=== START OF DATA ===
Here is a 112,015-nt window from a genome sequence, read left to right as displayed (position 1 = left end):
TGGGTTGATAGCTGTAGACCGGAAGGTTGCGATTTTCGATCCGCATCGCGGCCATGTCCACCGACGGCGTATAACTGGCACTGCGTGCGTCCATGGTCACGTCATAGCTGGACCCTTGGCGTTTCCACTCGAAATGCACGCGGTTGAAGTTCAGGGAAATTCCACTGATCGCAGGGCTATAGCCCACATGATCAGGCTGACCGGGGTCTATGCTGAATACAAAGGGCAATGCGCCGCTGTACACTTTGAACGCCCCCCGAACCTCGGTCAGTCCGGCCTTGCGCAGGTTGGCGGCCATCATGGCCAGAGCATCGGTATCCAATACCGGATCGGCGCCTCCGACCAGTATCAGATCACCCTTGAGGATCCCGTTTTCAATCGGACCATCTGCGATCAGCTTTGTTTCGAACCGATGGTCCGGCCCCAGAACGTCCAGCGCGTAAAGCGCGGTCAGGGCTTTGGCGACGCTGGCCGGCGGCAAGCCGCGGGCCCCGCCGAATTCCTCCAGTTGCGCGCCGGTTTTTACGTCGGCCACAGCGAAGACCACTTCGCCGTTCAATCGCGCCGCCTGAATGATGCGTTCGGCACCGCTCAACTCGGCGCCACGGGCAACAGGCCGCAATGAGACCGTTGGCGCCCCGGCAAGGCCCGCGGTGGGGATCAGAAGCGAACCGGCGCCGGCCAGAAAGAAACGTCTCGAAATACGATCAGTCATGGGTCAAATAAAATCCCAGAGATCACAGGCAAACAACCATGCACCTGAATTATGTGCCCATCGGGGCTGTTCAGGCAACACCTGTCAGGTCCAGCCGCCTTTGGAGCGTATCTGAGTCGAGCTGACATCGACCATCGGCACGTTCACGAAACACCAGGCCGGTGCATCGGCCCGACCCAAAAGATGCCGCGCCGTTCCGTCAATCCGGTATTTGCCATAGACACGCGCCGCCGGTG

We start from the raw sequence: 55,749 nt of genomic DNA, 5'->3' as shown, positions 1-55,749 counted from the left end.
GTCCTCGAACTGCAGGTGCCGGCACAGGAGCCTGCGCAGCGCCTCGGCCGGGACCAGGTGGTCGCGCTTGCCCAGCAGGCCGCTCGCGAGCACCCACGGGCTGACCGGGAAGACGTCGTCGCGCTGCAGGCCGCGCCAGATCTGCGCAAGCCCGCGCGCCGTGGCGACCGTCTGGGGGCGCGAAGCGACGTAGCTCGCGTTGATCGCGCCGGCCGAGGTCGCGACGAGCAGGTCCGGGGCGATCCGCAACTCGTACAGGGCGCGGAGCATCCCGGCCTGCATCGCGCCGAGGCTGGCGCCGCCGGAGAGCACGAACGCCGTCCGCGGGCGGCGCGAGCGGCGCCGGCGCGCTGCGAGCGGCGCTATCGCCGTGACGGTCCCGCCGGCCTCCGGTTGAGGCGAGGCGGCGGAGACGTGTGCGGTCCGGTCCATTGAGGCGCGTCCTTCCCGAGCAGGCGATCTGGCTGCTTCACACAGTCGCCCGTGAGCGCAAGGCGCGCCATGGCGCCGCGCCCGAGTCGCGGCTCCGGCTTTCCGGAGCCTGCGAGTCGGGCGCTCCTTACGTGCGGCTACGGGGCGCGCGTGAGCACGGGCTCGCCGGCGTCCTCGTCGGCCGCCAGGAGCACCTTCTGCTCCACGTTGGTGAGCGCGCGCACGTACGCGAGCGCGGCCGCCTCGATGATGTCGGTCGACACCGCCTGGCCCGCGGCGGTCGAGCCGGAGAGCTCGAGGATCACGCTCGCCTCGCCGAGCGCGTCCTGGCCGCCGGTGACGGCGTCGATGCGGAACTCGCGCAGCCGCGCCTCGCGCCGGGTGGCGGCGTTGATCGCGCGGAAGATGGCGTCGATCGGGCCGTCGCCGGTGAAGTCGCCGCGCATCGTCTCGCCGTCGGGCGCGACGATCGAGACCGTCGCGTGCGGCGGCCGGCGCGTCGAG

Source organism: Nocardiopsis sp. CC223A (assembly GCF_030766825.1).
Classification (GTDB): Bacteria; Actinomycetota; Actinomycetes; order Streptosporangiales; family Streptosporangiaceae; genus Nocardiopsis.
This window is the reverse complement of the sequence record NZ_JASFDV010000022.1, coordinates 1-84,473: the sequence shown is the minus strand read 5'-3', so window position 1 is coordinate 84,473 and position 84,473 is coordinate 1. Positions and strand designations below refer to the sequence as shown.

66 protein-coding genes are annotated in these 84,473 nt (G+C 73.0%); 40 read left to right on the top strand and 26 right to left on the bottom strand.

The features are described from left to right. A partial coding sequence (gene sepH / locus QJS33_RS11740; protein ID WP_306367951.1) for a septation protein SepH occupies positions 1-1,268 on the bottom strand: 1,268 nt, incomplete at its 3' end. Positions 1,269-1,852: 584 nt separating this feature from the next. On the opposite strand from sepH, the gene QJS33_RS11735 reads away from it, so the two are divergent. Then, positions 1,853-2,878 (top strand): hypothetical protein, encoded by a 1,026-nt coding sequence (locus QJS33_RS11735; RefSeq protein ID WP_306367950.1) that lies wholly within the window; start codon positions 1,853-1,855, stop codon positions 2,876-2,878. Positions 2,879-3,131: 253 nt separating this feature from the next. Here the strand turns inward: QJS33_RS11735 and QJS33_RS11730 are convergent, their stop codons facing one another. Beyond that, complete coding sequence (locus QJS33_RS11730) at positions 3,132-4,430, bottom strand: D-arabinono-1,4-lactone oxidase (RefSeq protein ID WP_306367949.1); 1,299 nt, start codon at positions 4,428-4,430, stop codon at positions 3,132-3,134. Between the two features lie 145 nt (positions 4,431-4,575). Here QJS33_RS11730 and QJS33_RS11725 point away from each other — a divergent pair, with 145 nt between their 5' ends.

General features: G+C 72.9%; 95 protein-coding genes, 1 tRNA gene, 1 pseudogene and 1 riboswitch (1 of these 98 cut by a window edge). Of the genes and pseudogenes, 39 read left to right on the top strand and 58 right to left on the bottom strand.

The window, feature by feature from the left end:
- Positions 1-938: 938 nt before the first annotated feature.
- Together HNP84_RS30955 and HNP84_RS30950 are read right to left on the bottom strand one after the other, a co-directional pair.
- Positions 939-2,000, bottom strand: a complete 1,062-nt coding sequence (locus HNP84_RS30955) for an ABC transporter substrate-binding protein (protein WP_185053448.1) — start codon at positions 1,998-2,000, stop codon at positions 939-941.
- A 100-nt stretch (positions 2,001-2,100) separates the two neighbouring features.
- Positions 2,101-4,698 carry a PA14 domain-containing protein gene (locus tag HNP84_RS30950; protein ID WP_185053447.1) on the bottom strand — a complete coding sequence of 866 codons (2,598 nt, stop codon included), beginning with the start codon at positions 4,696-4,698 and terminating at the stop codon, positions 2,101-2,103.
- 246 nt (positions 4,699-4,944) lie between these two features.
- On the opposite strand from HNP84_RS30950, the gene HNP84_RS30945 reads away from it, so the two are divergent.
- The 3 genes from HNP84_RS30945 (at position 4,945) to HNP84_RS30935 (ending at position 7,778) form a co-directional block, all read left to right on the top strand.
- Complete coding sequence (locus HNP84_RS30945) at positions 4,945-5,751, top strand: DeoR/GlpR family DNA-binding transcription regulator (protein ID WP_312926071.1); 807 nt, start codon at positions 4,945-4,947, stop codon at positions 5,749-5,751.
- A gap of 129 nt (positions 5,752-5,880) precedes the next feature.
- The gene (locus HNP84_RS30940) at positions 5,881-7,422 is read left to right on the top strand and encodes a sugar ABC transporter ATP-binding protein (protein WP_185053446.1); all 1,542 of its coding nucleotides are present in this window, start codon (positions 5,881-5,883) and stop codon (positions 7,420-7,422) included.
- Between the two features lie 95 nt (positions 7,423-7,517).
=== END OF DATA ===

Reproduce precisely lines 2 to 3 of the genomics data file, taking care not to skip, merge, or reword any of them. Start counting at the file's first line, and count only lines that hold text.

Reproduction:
TGGGTTGATAGCTGTAGACCGGAAGGTTGCGATTTTCGATCCGCATCGCGGCCATGTCCACCGACGGCGTATAACTGGCACTGCGTGCGTCCATGGTCACGTCATAGCTGGACCCTTGGCGTTTCCACTCGAAATGCACGCGGTTGAAGTTCAGGGAAATTCCACTGATCGCAGGGCTATAGCCCACATGATCAGGCTGACCGGGGTCTATGCTGAATACAAAGGGCAATGCGCCGCTGTACACTTTGAACGCCCCCCGAACCTCGGTCAGTCCGGCCTTGCGCAGGTTGGCGGCCATCATGGCCAGAGCATCGGTATCCAATACCGGATCGGCGCCTCCGACCAGTATCAGATCACCCTTGAGGATCCCGTTTTCAATCGGACCATCTGCGATCAGCTTTGTTTCGAACCGATGGTCCGGCCCCAGAACGTCCAGCGCGTAAAGCGCGGTCAGGGCTTTGGCGACGCTGGCCGGCGGCAAGCCGCGGGCCCCGCCGAATTCCTCCAGTTGCGCGCCGGTTTTTACGTCGGCCACAGCGAAGACCACTTCGCCGTTCAATCGCGCCGCCTGAATGATGCGTTCGGCACCGCTCAACTCGGCGCCACGGGCAACAGGCCGCAATGAGACCGTTGGCGCCCCGGCAAGGCCCGCGGTGGGGATCAGAAGCGAACCGGCGCCGGCCAGAAAGAAACGTCTCGAAATACGATCAGTCATGGGTCAAATAAAATCCCAGAGATCACAGGCAAACAACCATGCACCTGAATTATGTGCCCATCGGGGCTGTTCAGGCAACACCTGTCAGGTCCAGCCGCCTTTGGAGCGTATCTGAGTCGAGCTGACATCGACCATCGGCACGTTCACGAAACACCAGGCCGGTGCATCGGCCCGACCCAAAAGATGCCGCGCCGTTCCGTCAATCCGGTATTTGCCATAGACACGCGCCGCCGGTG

We start from the raw sequence: 55,749 nt of genomic DNA, 5'->3' as shown, positions 1-55,749 counted from the left end.